Most art historians who have tried to trace the history of glass blowing and the making of glass vessels such as crystal glass are quick to mention the Roman connection in making glass vases a common household name. That is largely because trade within the vast Roman Empire in the classical age has led to the development of techniques that made it possible for glass vases and other glass items to be manufactured on a wider scale.
Long before the Romans rose into power, glass vases and other vessels have been used for purely functional purposes. Legend has it that the Phoenicians were responsible for the discovery of glass manufacturing, but proofs of its earlier existence have been found in Mesopotamia as early as three thousand years ago. Manufacturing glass vases and other vessels back then is a tedious process. Known as the core-form method, threads of molten glass are wrapped around a bag of sand or dung tied around a rod. Once the glass has dried, the bag is scraped out. The tedious process of making glass vases and glass vessels has limited the use of such glass products to the rich and to the members of the noble class. In Egypt, only the pharaoh, the high priests, nobles and the rich merchants may possess such glass items.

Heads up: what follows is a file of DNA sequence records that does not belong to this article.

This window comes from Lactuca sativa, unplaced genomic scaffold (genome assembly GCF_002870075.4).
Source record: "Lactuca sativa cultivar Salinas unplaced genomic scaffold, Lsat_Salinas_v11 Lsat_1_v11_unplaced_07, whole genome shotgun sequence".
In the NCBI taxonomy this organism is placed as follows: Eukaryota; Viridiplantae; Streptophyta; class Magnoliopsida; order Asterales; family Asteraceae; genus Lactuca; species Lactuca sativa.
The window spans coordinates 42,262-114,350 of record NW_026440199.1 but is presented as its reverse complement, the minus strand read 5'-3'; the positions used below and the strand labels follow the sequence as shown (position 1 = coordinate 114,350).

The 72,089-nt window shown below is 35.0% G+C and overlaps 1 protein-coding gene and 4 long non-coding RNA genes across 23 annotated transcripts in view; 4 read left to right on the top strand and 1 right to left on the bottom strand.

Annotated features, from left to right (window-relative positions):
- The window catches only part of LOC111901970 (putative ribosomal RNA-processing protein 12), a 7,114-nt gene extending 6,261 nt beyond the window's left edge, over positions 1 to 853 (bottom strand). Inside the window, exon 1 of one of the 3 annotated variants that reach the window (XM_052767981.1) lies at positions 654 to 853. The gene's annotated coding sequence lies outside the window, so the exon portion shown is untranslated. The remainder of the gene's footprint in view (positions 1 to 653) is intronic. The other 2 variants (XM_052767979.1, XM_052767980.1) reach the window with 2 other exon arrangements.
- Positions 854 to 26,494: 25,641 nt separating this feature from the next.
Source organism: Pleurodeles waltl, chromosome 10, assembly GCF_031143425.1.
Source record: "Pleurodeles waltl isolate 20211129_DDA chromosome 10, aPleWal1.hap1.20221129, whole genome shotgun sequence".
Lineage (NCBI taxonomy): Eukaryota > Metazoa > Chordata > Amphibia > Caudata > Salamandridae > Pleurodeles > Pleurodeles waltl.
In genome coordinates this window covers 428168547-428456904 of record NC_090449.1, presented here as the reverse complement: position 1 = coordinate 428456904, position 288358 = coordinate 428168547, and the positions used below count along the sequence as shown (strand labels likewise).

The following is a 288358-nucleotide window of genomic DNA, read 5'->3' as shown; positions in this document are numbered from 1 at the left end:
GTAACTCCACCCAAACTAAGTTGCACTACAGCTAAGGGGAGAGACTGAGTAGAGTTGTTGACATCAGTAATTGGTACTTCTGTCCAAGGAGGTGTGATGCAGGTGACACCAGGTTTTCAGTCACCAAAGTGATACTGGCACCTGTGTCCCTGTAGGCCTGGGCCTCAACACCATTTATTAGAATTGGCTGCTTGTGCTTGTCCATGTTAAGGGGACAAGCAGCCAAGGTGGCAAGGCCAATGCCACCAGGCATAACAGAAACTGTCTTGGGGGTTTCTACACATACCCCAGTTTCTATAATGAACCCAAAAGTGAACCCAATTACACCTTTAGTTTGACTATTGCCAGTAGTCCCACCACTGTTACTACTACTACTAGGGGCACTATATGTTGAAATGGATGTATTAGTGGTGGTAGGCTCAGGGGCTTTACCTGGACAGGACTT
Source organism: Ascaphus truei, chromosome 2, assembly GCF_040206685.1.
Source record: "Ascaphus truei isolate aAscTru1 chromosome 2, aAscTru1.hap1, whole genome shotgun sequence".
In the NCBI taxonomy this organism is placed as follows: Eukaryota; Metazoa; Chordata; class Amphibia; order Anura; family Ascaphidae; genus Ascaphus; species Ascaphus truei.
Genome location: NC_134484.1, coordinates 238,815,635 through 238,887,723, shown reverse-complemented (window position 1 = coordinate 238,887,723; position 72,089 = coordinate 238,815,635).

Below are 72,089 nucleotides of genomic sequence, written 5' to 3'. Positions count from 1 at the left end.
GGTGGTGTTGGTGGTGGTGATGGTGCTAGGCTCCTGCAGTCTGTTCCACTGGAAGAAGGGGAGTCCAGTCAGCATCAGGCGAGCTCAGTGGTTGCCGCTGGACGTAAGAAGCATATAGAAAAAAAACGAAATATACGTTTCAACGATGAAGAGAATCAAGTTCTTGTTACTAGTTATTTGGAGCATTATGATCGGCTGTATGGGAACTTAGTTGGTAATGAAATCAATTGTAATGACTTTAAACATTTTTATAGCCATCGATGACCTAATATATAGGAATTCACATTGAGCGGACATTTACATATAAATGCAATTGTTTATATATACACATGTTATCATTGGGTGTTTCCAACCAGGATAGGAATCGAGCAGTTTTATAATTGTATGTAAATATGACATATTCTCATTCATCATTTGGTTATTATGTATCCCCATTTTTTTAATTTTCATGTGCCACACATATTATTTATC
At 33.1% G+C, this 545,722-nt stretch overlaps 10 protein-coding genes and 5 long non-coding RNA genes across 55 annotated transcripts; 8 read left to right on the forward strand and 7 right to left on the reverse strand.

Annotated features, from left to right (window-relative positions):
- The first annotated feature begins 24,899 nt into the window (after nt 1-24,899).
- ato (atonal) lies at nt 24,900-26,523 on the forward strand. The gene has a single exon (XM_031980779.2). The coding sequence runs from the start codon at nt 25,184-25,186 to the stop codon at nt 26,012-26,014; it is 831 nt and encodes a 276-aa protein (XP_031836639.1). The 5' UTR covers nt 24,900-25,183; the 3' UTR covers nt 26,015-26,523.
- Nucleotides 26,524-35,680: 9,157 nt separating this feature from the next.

During the time of the Romans, however, the technique now known as glass blowing has been invented. Not only did glass blowing increase the speed and efficiency of the process by which glass vases and other glass vessels are made, it also improved the quality of the finished product. The process allowed more people, not just the nobles and the rich people, to own a glass vase or any other glass vessel.
Other than this, glass blowing also opened avenues of creativity for glass manufacturers. The cuts made on the mold used for making glass vases and glass vessels left imprints on the finished product, and the cuts could be made in different designs. Early Roman glass blowers also learned to put inlay on the glass vases that would enhance the beauty of the glass.
The Roman connection is an important aspect in the history of creating glass vases. It is the catalyst that enabled the art to grow and spread.